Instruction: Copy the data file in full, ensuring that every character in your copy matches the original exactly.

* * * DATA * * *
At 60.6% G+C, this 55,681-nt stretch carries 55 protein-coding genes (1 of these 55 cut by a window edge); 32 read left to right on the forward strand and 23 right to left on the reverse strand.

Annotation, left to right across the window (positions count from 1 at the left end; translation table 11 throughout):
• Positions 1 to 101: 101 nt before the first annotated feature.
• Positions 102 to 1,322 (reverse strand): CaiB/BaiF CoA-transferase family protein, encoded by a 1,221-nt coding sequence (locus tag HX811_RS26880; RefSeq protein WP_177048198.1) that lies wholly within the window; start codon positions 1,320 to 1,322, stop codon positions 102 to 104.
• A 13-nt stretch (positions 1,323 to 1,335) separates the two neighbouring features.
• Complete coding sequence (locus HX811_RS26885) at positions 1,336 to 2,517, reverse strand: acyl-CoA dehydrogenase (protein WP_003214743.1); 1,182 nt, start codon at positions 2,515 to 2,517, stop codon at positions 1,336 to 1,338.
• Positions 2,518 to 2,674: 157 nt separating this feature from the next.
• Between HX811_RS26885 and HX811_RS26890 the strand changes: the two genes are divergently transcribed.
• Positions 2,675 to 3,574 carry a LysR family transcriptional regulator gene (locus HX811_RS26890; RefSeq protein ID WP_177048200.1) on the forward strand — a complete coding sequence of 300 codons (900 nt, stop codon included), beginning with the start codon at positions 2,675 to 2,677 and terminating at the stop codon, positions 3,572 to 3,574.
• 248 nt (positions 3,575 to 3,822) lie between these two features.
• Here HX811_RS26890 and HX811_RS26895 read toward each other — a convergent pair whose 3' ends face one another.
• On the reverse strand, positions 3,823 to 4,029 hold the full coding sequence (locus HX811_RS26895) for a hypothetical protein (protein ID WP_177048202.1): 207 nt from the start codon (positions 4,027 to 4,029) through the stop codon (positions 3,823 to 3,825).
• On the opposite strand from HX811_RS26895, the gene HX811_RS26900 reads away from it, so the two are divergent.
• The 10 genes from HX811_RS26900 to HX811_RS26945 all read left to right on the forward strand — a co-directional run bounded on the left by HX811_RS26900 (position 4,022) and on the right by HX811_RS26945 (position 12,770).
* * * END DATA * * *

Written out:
At 60.6% G+C, this 55,681-nt stretch carries 55 protein-coding genes (1 of these 55 cut by a window edge); 32 read left to right on the forward strand and 23 right to left on the reverse strand.

Annotation, left to right across the window (positions count from 1 at the left end; translation table 11 throughout):
• Positions 1 to 101: 101 nt before the first annotated feature.
• Positions 102 to 1,322 (reverse strand): CaiB/BaiF CoA-transferase family protein, encoded by a 1,221-nt coding sequence (locus tag HX811_RS26880; RefSeq protein WP_177048198.1) that lies wholly within the window; start codon positions 1,320 to 1,322, stop codon positions 102 to 104.
• A 13-nt stretch (positions 1,323 to 1,335) separates the two neighbouring features.
• Complete coding sequence (locus HX811_RS26885) at positions 1,336 to 2,517, reverse strand: acyl-CoA dehydrogenase (protein WP_003214743.1); 1,182 nt, start codon at positions 2,515 to 2,517, stop codon at positions 1,336 to 1,338.
• Positions 2,518 to 2,674: 157 nt separating this feature from the next.
• Between HX811_RS26885 and HX811_RS26890 the strand changes: the two genes are divergently transcribed.
• Positions 2,675 to 3,574 carry a LysR family transcriptional regulator gene (locus HX811_RS26890; RefSeq protein ID WP_177048200.1) on the forward strand — a complete coding sequence of 300 codons (900 nt, stop codon included), beginning with the start codon at positions 2,675 to 2,677 and terminating at the stop codon, positions 3,572 to 3,574.
• 248 nt (positions 3,575 to 3,822) lie between these two features.
• Here HX811_RS26890 and HX811_RS26895 read toward each other — a convergent pair whose 3' ends face one another.
• On the reverse strand, positions 3,823 to 4,029 hold the full coding sequence (locus HX811_RS26895) for a hypothetical protein (protein ID WP_177048202.1): 207 nt from the start codon (positions 4,027 to 4,029) through the stop codon (positions 3,823 to 3,825).
• On the opposite strand from HX811_RS26895, the gene HX811_RS26900 reads away from it, so the two are divergent.
• The 10 genes from HX811_RS26900 to HX811_RS26945 all read left to right on the forward strand — a co-directional run bounded on the left by HX811_RS26900 (position 4,022) and on the right by HX811_RS26945 (position 12,770).